Engineered Protein Offers Hope in Mending Tissue Damage by Heart Attack, Stroke

By Marina Zhang
Marina Zhang
Marina Zhang
Marina Zhang is based in New York and covers health and U.S. news. Contact her at marina.zhang@epochtimes.com.au.
June 10, 2022 Updated: June 10, 2022

A study from the University of Texas brings new hope in repairing tissue injury caused by blocked blood flow brought on by a heart attack or stroke.

Researchers at the university created a stem cell factor (SCF) designed to target the growth of blood vessels without causing adverse responses through allergic reactions, said the study published in Nature Communications on May 6.

SCF is a cytokine, a type of soluble protein that can stimulate regeneration in the body and stem cell growth. It acts as a messenger in the immune system. It can stimulate the regeneration and growth of stem cells—cells that can divide to produce new cells and replace the old and damaged cells.

But past clinical trials for SCF therapeutics resulted in numerous patients suffering severe allergic reactions due to the body recognizing it as a foreign material.

The University of Texas researchers found that their membrane-bound version of SCF did not cause immune reactions as the cell did not pick up on its foreign markers.

Their study further claimed that their SCF repairs blood vessels damaged through radiation exposure.

“We envision this as something you can inject where you have lack of blood flow and it could induce blood vessels to grow in that area,” said Prof. Aaron Baker, a project leader.

The researchers also observed that by packaging the proteins and the membrane into nano-sized fatty bubbles, the fatty membranes tethered to the protein did not clump together when traveling in the body, allowing greater distribution of the protein.

Lack of Blood

Heart attack and stroke are all caused by ischemia—a lack of blood supply—commonly in the form of blockages in the heart or brain vessels. The result of these events is tissue damage and death from the block of nutrients and oxygen.

However, the researchers believe that they can prevent these events from happening—when blood supply is low but not blocked, an injection of their therapeutic would boost blood vessel formation, returning blood flow to the area with added alternative pathways.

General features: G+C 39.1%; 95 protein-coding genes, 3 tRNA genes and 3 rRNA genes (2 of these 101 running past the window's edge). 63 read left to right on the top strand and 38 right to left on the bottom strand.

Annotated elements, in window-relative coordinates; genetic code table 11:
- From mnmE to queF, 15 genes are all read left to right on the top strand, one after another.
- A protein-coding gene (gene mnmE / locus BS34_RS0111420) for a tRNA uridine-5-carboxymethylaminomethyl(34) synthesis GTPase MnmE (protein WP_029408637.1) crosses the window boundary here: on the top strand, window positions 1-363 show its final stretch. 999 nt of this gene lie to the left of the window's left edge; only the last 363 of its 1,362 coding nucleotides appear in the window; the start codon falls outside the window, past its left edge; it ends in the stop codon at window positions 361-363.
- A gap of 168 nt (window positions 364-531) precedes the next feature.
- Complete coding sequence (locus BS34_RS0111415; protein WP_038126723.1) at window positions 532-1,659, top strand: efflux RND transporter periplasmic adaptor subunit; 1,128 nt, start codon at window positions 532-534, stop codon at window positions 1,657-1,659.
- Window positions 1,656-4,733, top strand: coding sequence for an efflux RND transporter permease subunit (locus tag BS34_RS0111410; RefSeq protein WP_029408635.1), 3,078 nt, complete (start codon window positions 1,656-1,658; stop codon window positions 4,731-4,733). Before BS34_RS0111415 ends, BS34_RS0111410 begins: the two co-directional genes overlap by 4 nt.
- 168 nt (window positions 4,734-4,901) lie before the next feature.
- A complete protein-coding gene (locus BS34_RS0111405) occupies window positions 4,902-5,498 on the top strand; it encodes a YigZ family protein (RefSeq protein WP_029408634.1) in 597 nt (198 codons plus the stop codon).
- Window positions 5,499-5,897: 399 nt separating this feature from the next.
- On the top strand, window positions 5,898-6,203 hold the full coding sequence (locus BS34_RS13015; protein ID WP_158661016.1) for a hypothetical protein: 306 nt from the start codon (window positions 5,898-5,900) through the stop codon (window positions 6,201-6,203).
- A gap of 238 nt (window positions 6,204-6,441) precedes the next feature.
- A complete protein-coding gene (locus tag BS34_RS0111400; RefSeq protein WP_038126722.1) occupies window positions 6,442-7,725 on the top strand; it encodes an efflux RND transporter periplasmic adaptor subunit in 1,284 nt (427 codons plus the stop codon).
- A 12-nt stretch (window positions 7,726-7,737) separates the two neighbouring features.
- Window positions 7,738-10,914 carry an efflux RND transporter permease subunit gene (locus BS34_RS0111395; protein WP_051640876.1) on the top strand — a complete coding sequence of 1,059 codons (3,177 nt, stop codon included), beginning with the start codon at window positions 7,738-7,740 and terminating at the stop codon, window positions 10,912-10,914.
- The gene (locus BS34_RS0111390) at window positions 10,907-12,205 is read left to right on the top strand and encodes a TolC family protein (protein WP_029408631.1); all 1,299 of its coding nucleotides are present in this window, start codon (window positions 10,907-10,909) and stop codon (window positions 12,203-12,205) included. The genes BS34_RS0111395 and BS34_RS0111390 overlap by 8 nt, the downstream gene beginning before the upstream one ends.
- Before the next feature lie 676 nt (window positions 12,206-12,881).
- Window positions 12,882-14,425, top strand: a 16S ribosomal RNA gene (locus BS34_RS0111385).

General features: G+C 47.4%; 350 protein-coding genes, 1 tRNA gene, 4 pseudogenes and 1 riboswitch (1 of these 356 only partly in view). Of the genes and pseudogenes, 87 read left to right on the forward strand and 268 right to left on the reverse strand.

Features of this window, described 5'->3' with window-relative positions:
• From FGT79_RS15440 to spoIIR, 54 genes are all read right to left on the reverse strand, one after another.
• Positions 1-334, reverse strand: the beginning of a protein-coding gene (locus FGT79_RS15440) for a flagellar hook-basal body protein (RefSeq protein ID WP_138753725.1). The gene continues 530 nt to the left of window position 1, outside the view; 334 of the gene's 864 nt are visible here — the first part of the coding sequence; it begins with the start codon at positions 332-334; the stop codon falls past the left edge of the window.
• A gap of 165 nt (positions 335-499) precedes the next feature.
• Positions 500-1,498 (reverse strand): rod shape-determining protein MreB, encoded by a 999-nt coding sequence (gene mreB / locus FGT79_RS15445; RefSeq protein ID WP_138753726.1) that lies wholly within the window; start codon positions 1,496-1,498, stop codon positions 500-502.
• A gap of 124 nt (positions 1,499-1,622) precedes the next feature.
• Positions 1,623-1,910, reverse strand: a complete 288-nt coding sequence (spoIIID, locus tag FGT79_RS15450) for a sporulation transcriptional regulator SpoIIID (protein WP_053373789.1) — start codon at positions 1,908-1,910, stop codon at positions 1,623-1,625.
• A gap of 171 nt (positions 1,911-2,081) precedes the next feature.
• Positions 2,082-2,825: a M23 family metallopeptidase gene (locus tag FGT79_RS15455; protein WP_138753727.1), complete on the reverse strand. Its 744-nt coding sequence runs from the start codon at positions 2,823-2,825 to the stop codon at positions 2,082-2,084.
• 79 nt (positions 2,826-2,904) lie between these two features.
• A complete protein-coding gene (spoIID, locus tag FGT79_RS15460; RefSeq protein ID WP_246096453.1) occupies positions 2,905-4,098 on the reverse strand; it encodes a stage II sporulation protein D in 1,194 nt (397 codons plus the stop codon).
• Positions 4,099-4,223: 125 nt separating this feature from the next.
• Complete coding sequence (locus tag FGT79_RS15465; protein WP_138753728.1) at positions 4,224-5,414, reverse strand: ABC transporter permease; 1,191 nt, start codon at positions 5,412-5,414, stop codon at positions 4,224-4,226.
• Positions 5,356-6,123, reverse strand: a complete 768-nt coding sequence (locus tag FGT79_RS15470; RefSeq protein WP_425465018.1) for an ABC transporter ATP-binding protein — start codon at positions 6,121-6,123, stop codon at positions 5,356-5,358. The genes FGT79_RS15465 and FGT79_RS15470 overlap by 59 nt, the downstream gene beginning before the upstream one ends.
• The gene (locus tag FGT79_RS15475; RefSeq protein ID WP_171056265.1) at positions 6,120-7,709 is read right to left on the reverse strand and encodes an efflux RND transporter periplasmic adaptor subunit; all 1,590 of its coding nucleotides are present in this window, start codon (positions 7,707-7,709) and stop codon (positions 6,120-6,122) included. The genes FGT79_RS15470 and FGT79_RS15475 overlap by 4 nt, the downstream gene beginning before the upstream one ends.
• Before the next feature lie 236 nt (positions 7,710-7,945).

The team’s first try with the protein resulted in severe allergic responses in mice, but by tethering the SCF to a cell membrane, researchers found it no longer triggered an allergic response in the mice. They found that the added material makes it harder for mast cells—cells responsible for an allergic response—to recognize and mount an attack.

Since the cell membranes are made of a fatty layer, proteins become insoluble when traveling in the body’s tissue fluids and will clump together to form a fatty mass.

To avoid proteins from clumping when traveling in the body’s water-based fluid, they are packaged into a bubble that also includes fat. These bubble-like nanodiscs are lined with water-soluble proteins which allow travel. The inside is covered with a fatty layer which keeps the proteins inside from being in contact with outside fluids.

“This type of nanodisc is something people haven’t explored very much developing therapeutics before,” Baker said. “It makes a little island of lipid around the transmembrane SCF and holds it together with a ring of proteins.”

The method for the newly engineered protein has been patented with the researchers waiting for approval from the U.S. Food and Drug Administration to classify the therapeutic as an investigational new drug so that clinical trials can commence.